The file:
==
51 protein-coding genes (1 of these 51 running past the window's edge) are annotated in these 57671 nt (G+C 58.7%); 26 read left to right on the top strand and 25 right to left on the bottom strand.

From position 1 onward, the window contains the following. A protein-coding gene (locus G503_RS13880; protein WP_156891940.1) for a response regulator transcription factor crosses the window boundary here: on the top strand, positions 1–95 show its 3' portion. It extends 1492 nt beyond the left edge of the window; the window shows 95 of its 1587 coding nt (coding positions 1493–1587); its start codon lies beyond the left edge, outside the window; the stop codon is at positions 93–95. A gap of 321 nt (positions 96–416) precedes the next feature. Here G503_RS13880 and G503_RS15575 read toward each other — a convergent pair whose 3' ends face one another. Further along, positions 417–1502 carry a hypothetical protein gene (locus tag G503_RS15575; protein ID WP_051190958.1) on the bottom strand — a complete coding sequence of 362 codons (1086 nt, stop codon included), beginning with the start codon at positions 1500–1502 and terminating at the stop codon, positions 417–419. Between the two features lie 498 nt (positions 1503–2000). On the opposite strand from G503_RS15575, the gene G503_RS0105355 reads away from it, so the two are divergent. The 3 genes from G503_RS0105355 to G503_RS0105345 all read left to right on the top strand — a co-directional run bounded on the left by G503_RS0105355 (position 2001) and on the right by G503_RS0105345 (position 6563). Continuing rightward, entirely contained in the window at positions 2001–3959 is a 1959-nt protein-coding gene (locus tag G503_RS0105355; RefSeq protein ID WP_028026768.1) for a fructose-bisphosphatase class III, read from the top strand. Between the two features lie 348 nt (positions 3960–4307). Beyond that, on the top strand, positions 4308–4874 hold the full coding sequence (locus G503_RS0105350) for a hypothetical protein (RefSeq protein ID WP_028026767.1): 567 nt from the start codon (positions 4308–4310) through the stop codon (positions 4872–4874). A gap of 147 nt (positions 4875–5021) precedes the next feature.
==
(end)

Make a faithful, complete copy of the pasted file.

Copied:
51 protein-coding genes (1 of these 51 running past the window's edge) are annotated in these 57671 nt (G+C 58.7%); 26 read left to right on the top strand and 25 right to left on the bottom strand.

From position 1 onward, the window contains the following. A protein-coding gene (locus G503_RS13880; protein WP_156891940.1) for a response regulator transcription factor crosses the window boundary here: on the top strand, positions 1–95 show its 3' portion. It extends 1492 nt beyond the left edge of the window; the window shows 95 of its 1587 coding nt (coding positions 1493–1587); its start codon lies beyond the left edge, outside the window; the stop codon is at positions 93–95. A gap of 321 nt (positions 96–416) precedes the next feature. Here G503_RS13880 and G503_RS15575 read toward each other — a convergent pair whose 3' ends face one another. Further along, positions 417–1502 carry a hypothetical protein gene (locus tag G503_RS15575; protein ID WP_051190958.1) on the bottom strand — a complete coding sequence of 362 codons (1086 nt, stop codon included), beginning with the start codon at positions 1500–1502 and terminating at the stop codon, positions 417–419. Between the two features lie 498 nt (positions 1503–2000). On the opposite strand from G503_RS15575, the gene G503_RS0105355 reads away from it, so the two are divergent. The 3 genes from G503_RS0105355 to G503_RS0105345 all read left to right on the top strand — a co-directional run bounded on the left by G503_RS0105355 (position 2001) and on the right by G503_RS0105345 (position 6563). Continuing rightward, entirely contained in the window at positions 2001–3959 is a 1959-nt protein-coding gene (locus tag G503_RS0105355; RefSeq protein ID WP_028026768.1) for a fructose-bisphosphatase class III, read from the top strand. Between the two features lie 348 nt (positions 3960–4307). Beyond that, on the top strand, positions 4308–4874 hold the full coding sequence (locus G503_RS0105350) for a hypothetical protein (RefSeq protein ID WP_028026767.1): 567 nt from the start codon (positions 4308–4310) through the stop codon (positions 4872–4874). A gap of 147 nt (positions 4875–5021) precedes the next feature.